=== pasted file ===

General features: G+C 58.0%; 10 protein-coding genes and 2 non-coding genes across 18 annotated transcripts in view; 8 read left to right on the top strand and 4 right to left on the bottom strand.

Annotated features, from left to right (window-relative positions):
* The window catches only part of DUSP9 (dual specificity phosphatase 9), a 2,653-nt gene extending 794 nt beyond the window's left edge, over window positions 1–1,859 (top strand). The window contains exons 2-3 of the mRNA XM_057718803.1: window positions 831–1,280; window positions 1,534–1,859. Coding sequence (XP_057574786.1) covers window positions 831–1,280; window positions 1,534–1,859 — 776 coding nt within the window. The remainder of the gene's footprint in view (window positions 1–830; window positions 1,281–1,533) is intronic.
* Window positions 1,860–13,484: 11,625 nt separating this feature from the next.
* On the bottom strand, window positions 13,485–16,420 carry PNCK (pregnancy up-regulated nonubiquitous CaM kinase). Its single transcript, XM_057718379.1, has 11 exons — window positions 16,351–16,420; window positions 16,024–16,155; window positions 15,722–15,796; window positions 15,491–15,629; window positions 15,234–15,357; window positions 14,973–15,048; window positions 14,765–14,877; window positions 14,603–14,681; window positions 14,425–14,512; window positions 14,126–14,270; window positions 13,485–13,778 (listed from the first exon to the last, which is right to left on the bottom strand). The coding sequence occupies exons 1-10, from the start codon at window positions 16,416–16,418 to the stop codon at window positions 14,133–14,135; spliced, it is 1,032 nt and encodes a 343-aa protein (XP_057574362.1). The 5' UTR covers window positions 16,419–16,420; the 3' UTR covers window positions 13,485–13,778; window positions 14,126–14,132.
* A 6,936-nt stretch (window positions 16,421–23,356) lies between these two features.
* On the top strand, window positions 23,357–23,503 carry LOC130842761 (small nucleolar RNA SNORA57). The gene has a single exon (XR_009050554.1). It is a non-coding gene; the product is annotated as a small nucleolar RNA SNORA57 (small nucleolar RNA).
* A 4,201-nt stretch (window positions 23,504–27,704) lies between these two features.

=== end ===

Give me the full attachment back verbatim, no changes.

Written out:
General features: G+C 58.0%; 10 protein-coding genes and 2 non-coding genes across 18 annotated transcripts in view; 8 read left to right on the top strand and 4 right to left on the bottom strand.

Annotated features, from left to right (window-relative positions):
* The window catches only part of DUSP9 (dual specificity phosphatase 9), a 2,653-nt gene extending 794 nt beyond the window's left edge, over window positions 1–1,859 (top strand). The window contains exons 2-3 of the mRNA XM_057718803.1: window positions 831–1,280; window positions 1,534–1,859. Coding sequence (XP_057574786.1) covers window positions 831–1,280; window positions 1,534–1,859 — 776 coding nt within the window. The remainder of the gene's footprint in view (window positions 1–830; window positions 1,281–1,533) is intronic.
* Window positions 1,860–13,484: 11,625 nt separating this feature from the next.
* On the bottom strand, window positions 13,485–16,420 carry PNCK (pregnancy up-regulated nonubiquitous CaM kinase). Its single transcript, XM_057718379.1, has 11 exons — window positions 16,351–16,420; window positions 16,024–16,155; window positions 15,722–15,796; window positions 15,491–15,629; window positions 15,234–15,357; window positions 14,973–15,048; window positions 14,765–14,877; window positions 14,603–14,681; window positions 14,425–14,512; window positions 14,126–14,270; window positions 13,485–13,778 (listed from the first exon to the last, which is right to left on the bottom strand). The coding sequence occupies exons 1-10, from the start codon at window positions 16,416–16,418 to the stop codon at window positions 14,133–14,135; spliced, it is 1,032 nt and encodes a 343-aa protein (XP_057574362.1). The 5' UTR covers window positions 16,419–16,420; the 3' UTR covers window positions 13,485–13,778; window positions 14,126–14,132.
* A 6,936-nt stretch (window positions 16,421–23,356) lies between these two features.
* On the top strand, window positions 23,357–23,503 carry LOC130842761 (small nucleolar RNA SNORA57). The gene has a single exon (XR_009050554.1). It is a non-coding gene; the product is annotated as a small nucleolar RNA SNORA57 (small nucleolar RNA).
* A 4,201-nt stretch (window positions 23,504–27,704) lies between these two features.